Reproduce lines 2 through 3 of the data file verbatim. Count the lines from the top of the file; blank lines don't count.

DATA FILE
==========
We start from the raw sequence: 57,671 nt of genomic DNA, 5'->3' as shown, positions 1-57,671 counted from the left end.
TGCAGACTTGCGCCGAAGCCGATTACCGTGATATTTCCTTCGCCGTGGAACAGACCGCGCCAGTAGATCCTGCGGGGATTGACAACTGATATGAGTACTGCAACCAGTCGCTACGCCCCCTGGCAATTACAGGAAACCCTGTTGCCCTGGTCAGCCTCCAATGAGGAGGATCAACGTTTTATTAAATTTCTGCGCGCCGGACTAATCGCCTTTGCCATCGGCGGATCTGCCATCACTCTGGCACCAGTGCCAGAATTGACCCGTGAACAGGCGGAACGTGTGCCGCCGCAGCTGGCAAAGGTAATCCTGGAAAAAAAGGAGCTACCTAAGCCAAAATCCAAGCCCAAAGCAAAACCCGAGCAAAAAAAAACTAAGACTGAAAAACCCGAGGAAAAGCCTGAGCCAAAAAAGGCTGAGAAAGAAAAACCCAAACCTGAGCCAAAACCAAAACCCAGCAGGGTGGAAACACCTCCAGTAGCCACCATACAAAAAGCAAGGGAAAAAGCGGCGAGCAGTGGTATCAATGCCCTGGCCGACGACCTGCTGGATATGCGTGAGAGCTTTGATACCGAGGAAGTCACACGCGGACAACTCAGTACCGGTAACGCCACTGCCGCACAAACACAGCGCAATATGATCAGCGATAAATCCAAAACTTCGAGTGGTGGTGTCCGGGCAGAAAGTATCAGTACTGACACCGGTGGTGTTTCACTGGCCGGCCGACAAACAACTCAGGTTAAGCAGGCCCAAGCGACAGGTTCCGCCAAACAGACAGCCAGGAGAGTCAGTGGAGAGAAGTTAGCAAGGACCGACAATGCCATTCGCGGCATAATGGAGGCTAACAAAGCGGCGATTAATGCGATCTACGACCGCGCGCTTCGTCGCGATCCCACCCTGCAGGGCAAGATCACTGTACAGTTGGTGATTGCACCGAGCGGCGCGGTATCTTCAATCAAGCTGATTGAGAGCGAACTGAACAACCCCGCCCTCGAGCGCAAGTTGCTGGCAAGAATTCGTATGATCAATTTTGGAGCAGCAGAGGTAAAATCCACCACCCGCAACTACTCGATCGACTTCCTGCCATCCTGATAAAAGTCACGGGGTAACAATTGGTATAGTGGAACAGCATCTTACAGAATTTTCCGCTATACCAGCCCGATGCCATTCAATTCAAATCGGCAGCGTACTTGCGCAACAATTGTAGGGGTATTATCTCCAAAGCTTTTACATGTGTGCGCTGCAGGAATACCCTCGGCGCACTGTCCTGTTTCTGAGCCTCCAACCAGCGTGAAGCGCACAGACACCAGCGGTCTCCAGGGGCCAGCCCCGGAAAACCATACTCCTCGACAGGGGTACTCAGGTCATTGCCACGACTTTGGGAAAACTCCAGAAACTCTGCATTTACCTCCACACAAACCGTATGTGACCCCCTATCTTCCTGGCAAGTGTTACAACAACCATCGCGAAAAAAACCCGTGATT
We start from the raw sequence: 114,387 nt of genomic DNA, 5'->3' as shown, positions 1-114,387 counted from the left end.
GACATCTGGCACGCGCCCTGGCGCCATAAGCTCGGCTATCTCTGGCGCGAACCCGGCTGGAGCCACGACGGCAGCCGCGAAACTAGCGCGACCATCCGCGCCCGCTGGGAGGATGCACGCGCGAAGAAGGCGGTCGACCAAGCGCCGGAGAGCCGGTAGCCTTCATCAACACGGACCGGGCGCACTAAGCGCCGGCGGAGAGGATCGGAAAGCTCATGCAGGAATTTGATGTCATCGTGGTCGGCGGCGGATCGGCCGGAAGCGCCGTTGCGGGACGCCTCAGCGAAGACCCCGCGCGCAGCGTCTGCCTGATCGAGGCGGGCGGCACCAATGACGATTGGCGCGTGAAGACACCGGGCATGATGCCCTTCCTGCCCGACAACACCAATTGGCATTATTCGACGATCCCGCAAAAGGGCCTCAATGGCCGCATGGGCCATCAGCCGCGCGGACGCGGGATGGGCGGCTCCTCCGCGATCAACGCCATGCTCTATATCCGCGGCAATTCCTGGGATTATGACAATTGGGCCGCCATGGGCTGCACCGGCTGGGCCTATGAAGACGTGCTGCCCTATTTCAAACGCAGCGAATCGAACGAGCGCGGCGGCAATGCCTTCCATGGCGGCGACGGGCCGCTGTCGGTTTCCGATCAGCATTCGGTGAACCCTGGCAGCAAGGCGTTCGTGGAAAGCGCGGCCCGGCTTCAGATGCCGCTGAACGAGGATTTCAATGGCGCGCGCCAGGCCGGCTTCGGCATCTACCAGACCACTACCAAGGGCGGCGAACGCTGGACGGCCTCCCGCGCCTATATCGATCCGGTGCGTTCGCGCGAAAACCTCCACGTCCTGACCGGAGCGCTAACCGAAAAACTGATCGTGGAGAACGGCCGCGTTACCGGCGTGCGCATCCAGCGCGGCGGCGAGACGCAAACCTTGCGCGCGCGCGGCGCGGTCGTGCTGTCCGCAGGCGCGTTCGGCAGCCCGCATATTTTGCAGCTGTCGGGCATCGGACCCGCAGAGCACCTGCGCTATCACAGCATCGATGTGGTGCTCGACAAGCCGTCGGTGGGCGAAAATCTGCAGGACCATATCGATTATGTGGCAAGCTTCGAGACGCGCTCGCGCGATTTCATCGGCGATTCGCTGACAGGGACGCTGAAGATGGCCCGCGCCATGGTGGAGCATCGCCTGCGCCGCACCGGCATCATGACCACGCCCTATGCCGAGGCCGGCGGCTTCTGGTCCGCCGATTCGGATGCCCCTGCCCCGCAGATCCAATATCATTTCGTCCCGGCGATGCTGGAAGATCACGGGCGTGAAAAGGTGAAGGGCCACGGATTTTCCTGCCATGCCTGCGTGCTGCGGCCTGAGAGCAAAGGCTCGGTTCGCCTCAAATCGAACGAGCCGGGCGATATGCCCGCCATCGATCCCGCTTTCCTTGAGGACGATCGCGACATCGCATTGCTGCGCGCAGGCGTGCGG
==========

TGCAGACTTGCGCCGAAGCCGATTACCGTGATATTTCCTTCGCCGTGGAACAGACCGCGCCAGTAGATCCTGCGGGGATTGACAACTGATATGAGTACTGCAACCAGTCGCTACGCCCCCTGGCAATTACAGGAAACCCTGTTGCCCTGGTCAGCCTCCAATGAGGAGGATCAACGTTTTATTAAATTTCTGCGCGCCGGACTAATCGCCTTTGCCATCGGCGGATCTGCCATCACTCTGGCACCAGTGCCAGAATTGACCCGTGAACAGGCGGAACGTGTGCCGCCGCAGCTGGCAAAGGTAATCCTGGAAAAAAAGGAGCTACCTAAGCCAAAATCCAAGCCCAAAGCAAAACCCGAGCAAAAAAAAACTAAGACTGAAAAACCCGAGGAAAAGCCTGAGCCAAAAAAGGCTGAGAAAGAAAAACCCAAACCTGAGCCAAAACCAAAACCCAGCAGGGTGGAAACACCTCCAGTAGCCACCATACAAAAAGCAAGGGAAAAAGCGGCGAGCAGTGGTATCAATGCCCTGGCCGACGACCTGCTGGATATGCGTGAGAGCTTTGATACCGAGGAAGTCACACGCGGACAACTCAGTACCGGTAACGCCACTGCCGCACAAACACAGCGCAATATGATCAGCGATAAATCCAAAACTTCGAGTGGTGGTGTCCGGGCAGAAAGTATCAGTACTGACACCGGTGGTGTTTCACTGGCCGGCCGACAAACAACTCAGGTTAAGCAGGCCCAAGCGACAGGTTCCGCCAAACAGACAGCCAGGAGAGTCAGTGGAGAGAAGTTAGCAAGGACCGACAATGCCATTCGCGGCATAATGGAGGCTAACAAAGCGGCGATTAATGCGATCTACGACCGCGCGCTTCGTCGCGATCCCACCCTGCAGGGCAAGATCACTGTACAGTTGGTGATTGCACCGAGCGGCGCGGTATCTTCAATCAAGCTGATTGAGAGCGAACTGAACAACCCCGCCCTCGAGCGCAAGTTGCTGGCAAGAATTCGTATGATCAATTTTGGAGCAGCAGAGGTAAAATCCACCACCCGCAACTACTCGATCGACTTCCTGCCATCCTGATAAAAGTCACGGGGTAACAATTGGTATAGTGGAACAGCATCTTACAGAATTTTCCGCTATACCAGCCCGATGCCATTCAATTCAAATCGGCAGCGTACTTGCGCAACAATTGTAGGGGTATTATCTCCAAAGCTTTTACATGTGTGCGCTGCAGGAATACCCTCGGCGCACTGTCCTGTTTCTGAGCCTCCAACCAGCGTGAAGCGCACAGACACCAGCGGTCTCCAGGGGCCAGCCCCGGAAAACCATACTCCTCGACAGGGGTACTCAGGTCATTGCCACGACTTTGGGAAAACTCCAGAAACTCTGCATTTACCTCCACACAAACCGTATGTGACCCCCTATCTTCCTGGCAAGTGTTACAACAACCATCGCGAAAAAAACCCGTGATT
We start from the raw sequence: 114,387 nt of genomic DNA, 5'->3' as shown, positions 1-114,387 counted from the left end.